Nayeli: A Short Story

September 13, 2023

Guanajuato City, summer of 1900


Nayeli Antoinette Catalina Rivas Lara Cervantes was fourteen years old when she married James Franklin, a rich young man from an important American family, who at the time was recently done with his college education at Harvard. They met at a ball organized by President Díaz, to which both their families were invited. James showed immediate interest in that beautiful young girl with chestnut hair and blue eyes who looked around the ballroom with a bored expression. For her part, Nayeli did notice James noticing her, but she just didn’t care—she had better things to think about, like trying to figure out where the hell her father was. Nayeli and her mother were extremely bored and tired, they wanted to go home as soon as possible.

Then, like an outworld coincidence, both her father and James started approaching the two women at the same time. The young man introduced himself and used his charisma and his perfect Spanish articulation to win the mother’s interest, while the mention of his family name and nationality caught the father in an instant. In a matter of weeks, Nayeli was married to this stranger, which, almost four years later, remained a stranger.

The couple had traveled back to Guanajuato City on the insistence of Nayeli’s parents, who eventually remembered they had a daughter. The four of them were visiting the famous Mummy Museum, accompanied by Nayeli’s former personal servant, Xochitl, an orphan indigenous girl who was the same age as her. Nayeli liked Xochitl: she was shy, quiet, and humble. She knew how to move around the city and was acquainted with the owners of some of the most prestigious stores, who genuinely liked her. Only Xochitl knew how Nayeli liked her hot chocolate and always did her hair in pretty ways. To leave her behind when she moved with James to the United States was a painful deed, but she knew well that Xochitl would otherwise die of homesickness. She didn’t have the heart to do that to her.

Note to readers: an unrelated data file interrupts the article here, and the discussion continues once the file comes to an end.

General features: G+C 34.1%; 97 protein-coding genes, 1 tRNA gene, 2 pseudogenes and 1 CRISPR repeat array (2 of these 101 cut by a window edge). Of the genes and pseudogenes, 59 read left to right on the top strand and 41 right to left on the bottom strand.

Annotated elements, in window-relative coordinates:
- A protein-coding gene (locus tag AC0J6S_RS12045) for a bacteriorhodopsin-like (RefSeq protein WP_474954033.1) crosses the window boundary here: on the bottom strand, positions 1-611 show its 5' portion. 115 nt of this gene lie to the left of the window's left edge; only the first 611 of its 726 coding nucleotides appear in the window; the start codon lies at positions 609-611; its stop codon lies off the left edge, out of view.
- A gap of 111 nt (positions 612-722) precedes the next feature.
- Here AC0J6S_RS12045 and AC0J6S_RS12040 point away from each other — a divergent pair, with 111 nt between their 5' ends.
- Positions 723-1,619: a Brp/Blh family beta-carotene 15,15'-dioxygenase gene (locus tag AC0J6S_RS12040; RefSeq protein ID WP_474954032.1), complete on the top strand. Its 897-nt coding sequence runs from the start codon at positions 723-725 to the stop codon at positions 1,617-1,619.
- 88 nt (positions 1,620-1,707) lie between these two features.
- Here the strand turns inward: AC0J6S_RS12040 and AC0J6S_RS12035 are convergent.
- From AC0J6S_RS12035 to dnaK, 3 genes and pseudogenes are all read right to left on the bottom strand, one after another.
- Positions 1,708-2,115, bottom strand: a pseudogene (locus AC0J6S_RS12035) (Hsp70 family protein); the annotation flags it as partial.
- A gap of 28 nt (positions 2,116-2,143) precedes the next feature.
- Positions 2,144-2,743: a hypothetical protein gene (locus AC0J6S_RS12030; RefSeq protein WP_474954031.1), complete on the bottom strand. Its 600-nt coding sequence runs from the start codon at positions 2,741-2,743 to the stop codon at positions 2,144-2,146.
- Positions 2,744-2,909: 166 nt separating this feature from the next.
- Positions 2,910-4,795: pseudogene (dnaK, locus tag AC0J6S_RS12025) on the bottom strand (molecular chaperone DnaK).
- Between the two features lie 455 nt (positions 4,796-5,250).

“Mother, Father,” said Nayeli to her parents while they were looking at the Tragic Deaths section of the museum. “Please let me go for a walk to the park with Xochitl. It’s been ages since I’ve been here, and I miss the sight of the city from the kiosk.”

“A young woman shouldn’t be walking around by herself,” said her father.

“I will not be by myself, I’ll be with Xochitl. And besides, if according to you a young woman should not be walking around by herself, why do you always send Xochitl to run errands and get groceries alone?”

Nayeli’s parents looked at each other. Her father sighed.

“Very well. You may go to the park with Xochitl. Be careful… both of you.”

Nayeli managed to hide her excitement and then forced herself to reassuringly hold her husband’s hand for a second before taking the other girl by the arm and walking out of the museum.

The drastic change from darkness to light made both girls close their eyes for a second after stepping outside. They then started their way to the park Nayeli always liked. She got the two of them some guayaba ice cream and then they went to the big kiosk at the heart of the park. Nayeli stared silently at the busy city. She missed living there. She missed the colors, the food, and all her loved ones. The eerie city of Salem, Massachusetts, where James’s family was from, was a wonderful place to live. She was highly interested in the history of the witchcraft trials and liked the gothic style of the house they lived in, but it just didn’t have Mexico’s unique charm.

“I am really happy that you came back to visit, mi señora,” said Xochitl, cutting off Nayeli’s flow of thoughts. “Your absence is painfully noticeable at the house.”

Nayeli looked at the other girl with surprise. She and James had been there for over a week, and not even her parents had said to her that they missed her. She guessed that they had invited them just to keep up the appearance of a united family, something they had never been. Nayeli smiled.

“I am really glad to be here again,” she said. “I miss enormously living here. I miss you.”

Now it was Xochitl who looked at her with surprise. “Me? You miss me?

Nayeli looked at her with a hurt expression. “Of course, I miss you! You have always taken care of me and my vain needs. And you are my only true friend.”

“But…what about Miss Rosaura, or Miss Paulina, or—”

Nayeli rolled her eyes. “Those two are as fake as President Diaz’s claims of French ancestry. I was forced to be friends with them, so my father could do business with their fathers. Xochitl, don’t look at me like that. I’m not lying to you. I care about you. I love you.

The two girls looked at each other intently.


Itzel Campos lives in the United States and is currently pursuing a B.A. in English Literature. Since a very young age, she has been an avid reader and started writing her own stories when she was 15. She lived in Mexico most of her life and likes to write short stories based on different historical events.

Featured image by Dan Torres on Unsplash